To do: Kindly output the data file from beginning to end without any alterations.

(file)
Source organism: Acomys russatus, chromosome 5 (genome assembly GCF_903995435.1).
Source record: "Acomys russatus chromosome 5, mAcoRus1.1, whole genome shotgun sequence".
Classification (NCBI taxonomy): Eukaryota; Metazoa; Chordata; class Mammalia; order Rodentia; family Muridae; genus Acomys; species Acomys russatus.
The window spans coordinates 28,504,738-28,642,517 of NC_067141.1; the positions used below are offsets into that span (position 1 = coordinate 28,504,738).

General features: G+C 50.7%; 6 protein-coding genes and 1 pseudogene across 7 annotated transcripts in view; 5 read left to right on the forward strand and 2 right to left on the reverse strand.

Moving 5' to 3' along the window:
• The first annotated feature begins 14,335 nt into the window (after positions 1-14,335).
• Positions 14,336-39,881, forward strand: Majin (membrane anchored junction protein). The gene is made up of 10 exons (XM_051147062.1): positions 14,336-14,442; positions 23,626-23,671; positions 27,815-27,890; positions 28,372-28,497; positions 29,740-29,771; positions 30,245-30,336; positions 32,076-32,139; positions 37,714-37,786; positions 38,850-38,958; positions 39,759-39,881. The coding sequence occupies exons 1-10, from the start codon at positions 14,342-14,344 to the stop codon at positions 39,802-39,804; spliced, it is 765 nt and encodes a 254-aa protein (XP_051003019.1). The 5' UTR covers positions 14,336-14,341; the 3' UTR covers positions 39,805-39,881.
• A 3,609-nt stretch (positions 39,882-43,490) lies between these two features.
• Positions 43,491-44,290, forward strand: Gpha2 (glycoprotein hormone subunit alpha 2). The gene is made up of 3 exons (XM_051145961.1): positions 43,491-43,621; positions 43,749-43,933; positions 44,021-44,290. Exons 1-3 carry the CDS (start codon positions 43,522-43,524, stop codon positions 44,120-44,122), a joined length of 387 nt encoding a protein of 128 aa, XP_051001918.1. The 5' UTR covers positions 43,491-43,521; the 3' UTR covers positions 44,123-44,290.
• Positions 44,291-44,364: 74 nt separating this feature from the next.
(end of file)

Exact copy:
Source organism: Acomys russatus, chromosome 5 (genome assembly GCF_903995435.1).
Source record: "Acomys russatus chromosome 5, mAcoRus1.1, whole genome shotgun sequence".
Classification (NCBI taxonomy): Eukaryota; Metazoa; Chordata; class Mammalia; order Rodentia; family Muridae; genus Acomys; species Acomys russatus.
The window spans coordinates 28,504,738-28,642,517 of NC_067141.1; the positions used below are offsets into that span (position 1 = coordinate 28,504,738).

General features: G+C 50.7%; 6 protein-coding genes and 1 pseudogene across 7 annotated transcripts in view; 5 read left to right on the forward strand and 2 right to left on the reverse strand.

Moving 5' to 3' along the window:
• The first annotated feature begins 14,335 nt into the window (after positions 1-14,335).
• Positions 14,336-39,881, forward strand: Majin (membrane anchored junction protein). The gene is made up of 10 exons (XM_051147062.1): positions 14,336-14,442; positions 23,626-23,671; positions 27,815-27,890; positions 28,372-28,497; positions 29,740-29,771; positions 30,245-30,336; positions 32,076-32,139; positions 37,714-37,786; positions 38,850-38,958; positions 39,759-39,881. The coding sequence occupies exons 1-10, from the start codon at positions 14,342-14,344 to the stop codon at positions 39,802-39,804; spliced, it is 765 nt and encodes a 254-aa protein (XP_051003019.1). The 5' UTR covers positions 14,336-14,341; the 3' UTR covers positions 39,805-39,881.
• A 3,609-nt stretch (positions 39,882-43,490) lies between these two features.
• Positions 43,491-44,290, forward strand: Gpha2 (glycoprotein hormone subunit alpha 2). The gene is made up of 3 exons (XM_051145961.1): positions 43,491-43,621; positions 43,749-43,933; positions 44,021-44,290. Exons 1-3 carry the CDS (start codon positions 43,522-43,524, stop codon positions 44,120-44,122), a joined length of 387 nt encoding a protein of 128 aa, XP_051001918.1. The 5' UTR covers positions 43,491-43,521; the 3' UTR covers positions 44,123-44,290.
• Positions 44,291-44,364: 74 nt separating this feature from the next.